A mum, dad and their five young children smile on a sunny day.

Anastasia & Alex

Anastasia and her family were forced to leave their home due to the war in Ukraine in 2022, while her husband Alex was still being monitored after surgery for pancreatic cancer. Sadly, the cancer came back and spread, and Alex is now having chemotherapy in the UK.


Our pancreatic cancer story started more than three years ago when my husband Alex looked a bit yellow. On the 2nd of June 2020 he went to the hospital in Odesa, Ukraine, where in one day he had a blood test, ultrasound and MRI scan with the conclusion that he had a tumour in his pancreas. Yes, he was blessed to have a fantastic “fast track” service and no visible spread of the cancer. Three doctors’ opinions said the same. He needed to go for surgery in Kyiv as soon as possible.

We had to act fast

On the 4th of June Alex and I were there with our one month old son. It was the beginning of Covid lockdown with strict rules and restrictions. We were told that Alex needed the Whipple surgery urgently. It was very shocking but after coming back to Odesa he decided that it was his only chance and he had to use it.

In a few days we went to Kyiv with all our five children just to be able to be with Alex. After they treated his jaundice he had the Whipple surgery on the 17th of June. After this they confirmed that it was a pancreatic ductal adenocarcinoma which had spread to some lymph nodes.

He began to recover

I visited Alex every day after surgery. He tried to go outside to see us as far as he was able to walk after the surgery. His recovery went very well. On the 30th of June he drove our family 500 km back to Odesa.

Then he had six cycles of GemCap chemotherapy without significant side effects. He had a blood test of his CA 19-9 with CT scans every three months. A year after the surgery this changed to CT scans every six months. The last clear scan was in December 2021.

We left home for a holiday, then the war started

On the 21st of February 2022 we flew from Odesa airport for our holiday to Spain. We had our return tickets booked for 28th of February and did not expect anything bad to happen.

On the 24th of February the war in Ukraine started and we got stuck in Spain with five children and only small backpacks of clothes. Our world turned upside down and I stopped thinking about the possible recurrence of the cancer for the first time since Alex’s diagnosis.

Alex still needed checks, but it wasn’t considered urgent

On the 14th of May 2022 we came to the UK under the Homes for Ukraine scheme. On the first week after moving, we went to meet our GP and said that Alex needed a blood test and CT scan in June because of the pancreatic cancer.

Alex was invited to the hospital for the CT scan only at the beginning of September. After a month of waiting to get the results, I started calling all the possible numbers and received the answer that it was not an urgent scan so the results might take 6 to 8 weeks.

The cancer began to spread while we waited

At the end of October, we were invited to the hospital to receive the news that they saw something in Alex’s abdominal nodes and in his sternum. They did a PET scan in November and in December 2022 Alex received the diagnosis of metastatic pancreatic cancer.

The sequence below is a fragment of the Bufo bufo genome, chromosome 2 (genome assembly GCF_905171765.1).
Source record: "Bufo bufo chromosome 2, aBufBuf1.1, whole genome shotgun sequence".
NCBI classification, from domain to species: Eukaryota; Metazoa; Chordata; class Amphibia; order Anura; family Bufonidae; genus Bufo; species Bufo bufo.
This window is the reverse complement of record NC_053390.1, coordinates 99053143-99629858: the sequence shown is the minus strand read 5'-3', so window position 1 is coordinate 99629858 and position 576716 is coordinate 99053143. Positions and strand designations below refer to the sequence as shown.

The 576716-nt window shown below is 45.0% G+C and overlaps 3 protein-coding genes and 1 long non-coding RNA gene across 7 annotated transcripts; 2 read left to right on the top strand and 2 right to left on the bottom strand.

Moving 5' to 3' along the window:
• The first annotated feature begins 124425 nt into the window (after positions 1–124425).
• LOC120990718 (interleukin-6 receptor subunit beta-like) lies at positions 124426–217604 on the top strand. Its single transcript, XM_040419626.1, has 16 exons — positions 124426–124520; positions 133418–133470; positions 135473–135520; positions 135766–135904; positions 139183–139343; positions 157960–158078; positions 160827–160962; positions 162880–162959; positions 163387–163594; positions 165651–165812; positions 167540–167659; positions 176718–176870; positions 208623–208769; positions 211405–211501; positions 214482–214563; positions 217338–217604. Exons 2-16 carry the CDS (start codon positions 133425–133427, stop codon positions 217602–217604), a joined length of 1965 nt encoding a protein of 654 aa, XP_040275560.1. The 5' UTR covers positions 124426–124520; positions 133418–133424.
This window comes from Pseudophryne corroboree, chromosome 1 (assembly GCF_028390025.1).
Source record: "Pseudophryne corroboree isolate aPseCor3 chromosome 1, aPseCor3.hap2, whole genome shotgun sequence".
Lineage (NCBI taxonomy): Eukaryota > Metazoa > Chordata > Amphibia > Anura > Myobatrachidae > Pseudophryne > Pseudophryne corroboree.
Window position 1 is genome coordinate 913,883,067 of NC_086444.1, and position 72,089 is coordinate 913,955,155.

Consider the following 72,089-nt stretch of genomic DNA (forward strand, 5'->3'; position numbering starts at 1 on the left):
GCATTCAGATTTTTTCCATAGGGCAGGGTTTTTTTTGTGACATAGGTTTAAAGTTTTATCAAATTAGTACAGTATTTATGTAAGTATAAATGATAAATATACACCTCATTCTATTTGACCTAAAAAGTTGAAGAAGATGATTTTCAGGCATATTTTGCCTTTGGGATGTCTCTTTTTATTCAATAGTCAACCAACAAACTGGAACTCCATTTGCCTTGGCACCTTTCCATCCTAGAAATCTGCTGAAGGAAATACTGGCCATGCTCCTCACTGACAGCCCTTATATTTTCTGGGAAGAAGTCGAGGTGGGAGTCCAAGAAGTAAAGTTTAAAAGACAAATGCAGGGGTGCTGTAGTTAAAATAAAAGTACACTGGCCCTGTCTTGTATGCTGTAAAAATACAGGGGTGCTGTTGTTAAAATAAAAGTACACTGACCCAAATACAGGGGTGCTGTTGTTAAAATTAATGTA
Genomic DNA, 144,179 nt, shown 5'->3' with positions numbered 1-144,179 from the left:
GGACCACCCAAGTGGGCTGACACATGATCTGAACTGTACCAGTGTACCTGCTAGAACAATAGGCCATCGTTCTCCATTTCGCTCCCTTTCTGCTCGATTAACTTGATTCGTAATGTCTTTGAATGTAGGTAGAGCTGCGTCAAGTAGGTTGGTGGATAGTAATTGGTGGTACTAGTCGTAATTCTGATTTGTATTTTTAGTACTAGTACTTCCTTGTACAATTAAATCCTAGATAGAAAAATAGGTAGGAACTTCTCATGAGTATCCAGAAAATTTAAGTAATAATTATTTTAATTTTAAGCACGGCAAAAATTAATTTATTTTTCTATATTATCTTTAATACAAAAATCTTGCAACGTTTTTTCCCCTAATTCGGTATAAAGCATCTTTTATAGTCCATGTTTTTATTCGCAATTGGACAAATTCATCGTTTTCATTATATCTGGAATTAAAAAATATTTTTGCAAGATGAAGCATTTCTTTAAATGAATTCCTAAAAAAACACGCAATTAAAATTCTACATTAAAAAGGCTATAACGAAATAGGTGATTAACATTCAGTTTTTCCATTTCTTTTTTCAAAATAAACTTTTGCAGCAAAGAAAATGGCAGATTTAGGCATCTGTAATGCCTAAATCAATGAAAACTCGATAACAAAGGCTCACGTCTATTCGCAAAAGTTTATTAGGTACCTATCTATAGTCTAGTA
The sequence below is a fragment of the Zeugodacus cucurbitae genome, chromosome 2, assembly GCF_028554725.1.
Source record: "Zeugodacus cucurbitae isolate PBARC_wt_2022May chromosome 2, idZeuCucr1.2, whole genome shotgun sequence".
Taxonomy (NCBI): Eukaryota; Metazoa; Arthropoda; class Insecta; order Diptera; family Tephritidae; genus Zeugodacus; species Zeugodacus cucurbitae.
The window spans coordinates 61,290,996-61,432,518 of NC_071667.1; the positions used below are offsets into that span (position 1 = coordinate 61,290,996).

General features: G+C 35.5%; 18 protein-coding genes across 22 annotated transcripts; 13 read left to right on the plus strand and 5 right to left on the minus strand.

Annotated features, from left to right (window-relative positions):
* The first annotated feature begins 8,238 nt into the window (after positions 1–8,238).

I may never stop asking myself what would have happened if he had his scan in June, with the results on the next day as we had been used to in Ukraine.

He started chemotherapy again, but the cancer spread further

Alex started FOLFORINOX chemotherapy in January 2023. He went through 9 cycles until July 2023. He had neuropathy, weakness, and nausea but generally he felt pretty good during that time.

Unfortunately, CT scan results in April and then in August revealed growths in his sternum and three new spots in his spine. The doctors did radiotherapy on his sternum in April and on the spine in July. Alex started feeling back pain in July and it has been steadily getting worse since then. So far, even slow morphine 40 mg twice a day is not helping much.

Alex is now back on chemotherapy. Unfortunately, he was only eligible for gemcitabine on its own, which is not a promising option. Nab-paclitaxel is not available as a second-line option for patients with metastatic pancreatic cancer. Our doctor applied for this drug on compassionate grounds and we hope to receive it on the next cycle. Unfortunately, while we wait, time is running out and the waiting is not helping Alex live longer.

We are grateful for what we have had – but people with pancreatic cancer deserve more

I know we are blessed because Alex was diagnosed early, had a quick and successful operation and had been living without recurrence for two years. I know that in the UK people sometimes have to wait for diagnosis and treatment for a long time. We, as refugees from Ukraine, have had the same access to healthcare as British citizens for some time now and we are very grateful for that.

However, I believe that people with pancreatic cancer in the UK deserve more attention and a better chance of life.

At the same time, as the wife of an amazing warrior, I know that time is of the essence when it comes to pancreatic cancer. Awareness, research and funding can and should help thousands of people have more time to live. There are many things you may not realise or appreciate until you are diagnosed, and these things become so important, valuable and meaningful when you are told you have pancreatic cancer. Every day is important and meaningful. I wish everyone more days in their lives to fill with important things.

October 2023